Theories of Language Learning
School often becomes a difficult experience for many children, especially during the first years of studying. Students need to organize their schedule themselves and be able to concentrate during lectures. Another problem for many children is interaction with classmates and teachers.
New circumstances and people might become stressful for a child; that is why he/she might not be able to study well. A 11-year-old bilingual student, whose native languages are English and Spanish and who is going to study French, is analyzed in the current project. The case study consists of recommendations for the student’s learning program and analysis according to certain theories of language learning.
The student is disruptive and active in class, has problems with concentration; therefore, it might be easier for him to switch from one exercise to another. Quick changes of activities might reduce his inclination to daydreaming. It is possible to suppose that the student is not performing to his potential, because he is not interested in the subject and is not motivated. He might be interested in the subjects that allow students to use their imagination and creative thinking. He is not trying to perform to and above his potential and is not systematic in his learning style. As it was mentioned before, the student is bilingual and speaks both English and Spanish fluently. He is a compound bilingual and does not divide the meaning system of languages he speaks. According to Brown (2007), such bilingual children do not have problems with mixing the languages, but they often engage in switching codes, inserting phrases and words into the speech in other languages. It is possible to talk about certain aptitude for languages this student might have, though it is impossible to measure this category in a reliable way. In addition, it does not guarantee the future success in learning French. Spanish belongs to the same Roman group of languages, just like French. That is why it might be easier for this student to learn it, because semantic and grammatical basics of the languages of the Roman group are similar. It might be better for this student to learn French by analogy with Spanish. Though, there is one important issue in this strategy: the teacher needs to emphasize the differences of these languages so that the student will not have troubles mixing them up.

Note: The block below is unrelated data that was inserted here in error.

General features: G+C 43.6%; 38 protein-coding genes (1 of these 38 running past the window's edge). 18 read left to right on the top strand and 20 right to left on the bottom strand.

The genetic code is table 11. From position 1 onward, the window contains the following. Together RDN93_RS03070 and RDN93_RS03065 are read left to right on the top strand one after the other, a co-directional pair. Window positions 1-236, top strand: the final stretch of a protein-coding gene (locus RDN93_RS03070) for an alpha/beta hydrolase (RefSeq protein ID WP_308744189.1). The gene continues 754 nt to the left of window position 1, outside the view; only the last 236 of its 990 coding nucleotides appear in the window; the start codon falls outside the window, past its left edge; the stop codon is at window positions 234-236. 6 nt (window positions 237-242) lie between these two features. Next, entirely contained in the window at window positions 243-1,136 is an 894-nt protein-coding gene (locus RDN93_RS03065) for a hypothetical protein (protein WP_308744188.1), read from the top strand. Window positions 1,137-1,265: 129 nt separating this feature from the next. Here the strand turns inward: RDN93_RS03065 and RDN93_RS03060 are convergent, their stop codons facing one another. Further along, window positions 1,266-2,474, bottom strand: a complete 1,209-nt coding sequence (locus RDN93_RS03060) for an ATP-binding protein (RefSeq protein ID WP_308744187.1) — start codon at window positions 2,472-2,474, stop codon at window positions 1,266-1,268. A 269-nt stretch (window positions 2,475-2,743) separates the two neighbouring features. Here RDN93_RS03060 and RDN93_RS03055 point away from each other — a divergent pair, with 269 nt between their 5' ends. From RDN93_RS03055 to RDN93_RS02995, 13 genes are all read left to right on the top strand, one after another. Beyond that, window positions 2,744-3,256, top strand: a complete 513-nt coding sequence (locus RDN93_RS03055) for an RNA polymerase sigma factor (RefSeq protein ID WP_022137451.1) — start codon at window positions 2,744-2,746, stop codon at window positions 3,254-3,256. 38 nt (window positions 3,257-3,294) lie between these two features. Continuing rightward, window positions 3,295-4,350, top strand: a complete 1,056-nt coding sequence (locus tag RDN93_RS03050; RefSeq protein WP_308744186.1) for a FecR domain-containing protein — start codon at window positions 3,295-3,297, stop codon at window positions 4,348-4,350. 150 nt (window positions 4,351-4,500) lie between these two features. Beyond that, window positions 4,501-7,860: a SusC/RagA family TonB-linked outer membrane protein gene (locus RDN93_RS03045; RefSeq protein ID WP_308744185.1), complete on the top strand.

According to Piaget’s theory of cognitive development, there are two types of intelligence: figurative and operative. The current student, who prefers daydreaming to studying in the classroom, is more likely to have the figurative type of intelligence. Piaget states that biological mental abilities of different people are equal. The distinction becomes evident only in the process of studying. That is why it is necessary for both teachers and parents of this student to pay more attention to his classes. Geary and Bjorklund write:
Biologically primary abilities are acquired universally, and children typically have high motivation to perform the tasks involving them. In contrast, biologically secondary abilities are culturally determined, and often-tedious repetition and external motivation are necessary for their mastery. From this perspective, it is understandable that many children have difficulty with reading and higher mathematics (Genovese, 2003).